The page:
Model development, data, and public health: A combined approach against malaria

Reiker, Theresa. Model development, data, and public health: A combined approach against malaria. 2023, Doctoral Thesis, University of Basel, Associated Institution, Faculty of Science.


Official URL: https://edoc.unibas.ch/93589/

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The health burden of infectious diseases remains substantial. Within ever-changing public health landscapes, characterised by complex disease biologies and limited operational resources, appropriate control strategies are often difficult to identify. In recent years, there has been an explosive increase in the popularity of mathematical modelling to bridge evidence gaps and support (policy) decision-making. To ensure accurate predictions, e.g. on the public health impact of new interventions, models must be grounded in plausible assumptions and calibrated to diverse data on multiple epidemiological and biological relationships.
Through a comprehensive investigation of the modelling process from development to application, my research aims to prompt discussions about the role of infectious disease modelling in decision-making and about opportunities for modernisation. With application to malaria modelling, I present methodological advancements, structural analyses and discussions, and application case studies. This includes the development of a novel, machine learning-based calibration approach that outperforms previous methods. A generalisable framework for incorporating calibration data while accounting for contextual covariates is developed and applied to a database of PfPR-incidence records. I subsequently discuss the link between model calibration decisions and the model's later uses in simulating epidemiological relationships. Taking the leap from model development to application, I assess the use of surveillance-response interventions for malaria elimination, addressing the various technical challenges of quantifying elimination itself. Finally, I shift perspective towards the potentials and pitfalls of using modelling to support decision-making.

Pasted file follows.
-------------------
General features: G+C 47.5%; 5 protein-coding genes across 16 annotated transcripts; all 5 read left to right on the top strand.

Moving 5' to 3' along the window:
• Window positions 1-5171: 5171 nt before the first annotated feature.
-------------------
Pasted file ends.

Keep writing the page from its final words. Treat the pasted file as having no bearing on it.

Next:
The research presented in this thesis contributes to keeping malaria modelling up-to-date with computational methods and global health developments. Many of the principles presented here encompass general discussions of infectious disease modelling, and aim to encourage conversations about the place of modelling at the public health decision-making table.
Advisors:Penny, Melissa and Smith, Thomas A. and Hollingsworth, Deirdre
Faculties and Departments:09 Associated Institutions > Swiss Tropical and Public Health Institute (Swiss TPH) > Department of Epidemiology and Public Health (EPH) > Disease Modelling > Disease Modelling and Intervention Dynamics (Penny)
UniBasel Contributors:Penny, Melissa
Item Type:Thesis
Thesis Subtype:Doctoral Thesis
Thesis no:14962
Thesis status:Complete
Number of Pages:xxv, 226
Identification Number:
  • urn: urn:nbn:ch:bel-bau-diss149625
edoc DOI:
Last Modified:10 Mar 2023 05:30
Deposited On:09 Mar 2023 10:05

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